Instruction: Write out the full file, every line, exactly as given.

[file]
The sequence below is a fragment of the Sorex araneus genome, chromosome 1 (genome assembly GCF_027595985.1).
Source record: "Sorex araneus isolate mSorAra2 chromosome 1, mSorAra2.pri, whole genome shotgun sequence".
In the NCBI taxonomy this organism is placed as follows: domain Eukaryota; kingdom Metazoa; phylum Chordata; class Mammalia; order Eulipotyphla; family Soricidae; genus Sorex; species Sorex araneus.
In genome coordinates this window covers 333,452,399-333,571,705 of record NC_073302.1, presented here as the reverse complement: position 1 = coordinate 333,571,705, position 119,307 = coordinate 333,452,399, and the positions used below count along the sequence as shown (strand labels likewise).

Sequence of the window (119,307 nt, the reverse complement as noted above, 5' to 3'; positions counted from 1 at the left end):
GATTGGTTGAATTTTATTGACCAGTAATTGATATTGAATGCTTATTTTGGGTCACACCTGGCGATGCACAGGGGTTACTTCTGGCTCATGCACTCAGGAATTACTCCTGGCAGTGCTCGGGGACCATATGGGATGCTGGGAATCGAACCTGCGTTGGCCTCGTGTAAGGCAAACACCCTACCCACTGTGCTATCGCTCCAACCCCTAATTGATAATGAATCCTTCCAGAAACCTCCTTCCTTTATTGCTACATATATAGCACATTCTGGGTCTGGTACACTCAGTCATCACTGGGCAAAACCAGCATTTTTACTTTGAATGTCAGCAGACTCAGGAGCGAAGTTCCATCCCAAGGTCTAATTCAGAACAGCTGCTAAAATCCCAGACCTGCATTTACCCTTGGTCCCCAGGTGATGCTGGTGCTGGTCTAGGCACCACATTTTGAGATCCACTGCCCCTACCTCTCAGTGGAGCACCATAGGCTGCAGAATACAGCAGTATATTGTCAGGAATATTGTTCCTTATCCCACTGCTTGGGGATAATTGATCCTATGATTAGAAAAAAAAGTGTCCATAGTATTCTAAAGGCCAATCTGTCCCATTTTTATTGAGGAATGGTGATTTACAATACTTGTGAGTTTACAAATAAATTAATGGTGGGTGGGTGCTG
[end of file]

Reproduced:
The sequence below is a fragment of the Sorex araneus genome, chromosome 1 (genome assembly GCF_027595985.1).
Source record: "Sorex araneus isolate mSorAra2 chromosome 1, mSorAra2.pri, whole genome shotgun sequence".
In the NCBI taxonomy this organism is placed as follows: domain Eukaryota; kingdom Metazoa; phylum Chordata; class Mammalia; order Eulipotyphla; family Soricidae; genus Sorex; species Sorex araneus.
In genome coordinates this window covers 333,452,399-333,571,705 of record NC_073302.1, presented here as the reverse complement: position 1 = coordinate 333,571,705, position 119,307 = coordinate 333,452,399, and the positions used below count along the sequence as shown (strand labels likewise).

Sequence of the window (119,307 nt, the reverse complement as noted above, 5' to 3'; positions counted from 1 at the left end):
GATTGGTTGAATTTTATTGACCAGTAATTGATATTGAATGCTTATTTTGGGTCACACCTGGCGATGCACAGGGGTTACTTCTGGCTCATGCACTCAGGAATTACTCCTGGCAGTGCTCGGGGACCATATGGGATGCTGGGAATCGAACCTGCGTTGGCCTCGTGTAAGGCAAACACCCTACCCACTGTGCTATCGCTCCAACCCCTAATTGATAATGAATCCTTCCAGAAACCTCCTTCCTTTATTGCTACATATATAGCACATTCTGGGTCTGGTACACTCAGTCATCACTGGGCAAAACCAGCATTTTTACTTTGAATGTCAGCAGACTCAGGAGCGAAGTTCCATCCCAAGGTCTAATTCAGAACAGCTGCTAAAATCCCAGACCTGCATTTACCCTTGGTCCCCAGGTGATGCTGGTGCTGGTCTAGGCACCACATTTTGAGATCCACTGCCCCTACCTCTCAGTGGAGCACCATAGGCTGCAGAATACAGCAGTATATTGTCAGGAATATTGTTCCTTATCCCACTGCTTGGGGATAATTGATCCTATGATTAGAAAAAAAAGTGTCCATAGTATTCTAAAGGCCAATCTGTCCCATTTTTATTGAGGAATGGTGATTTACAATACTTGTGAGTTTACAAATAAATTAATGGTGGGTGGGTGCTG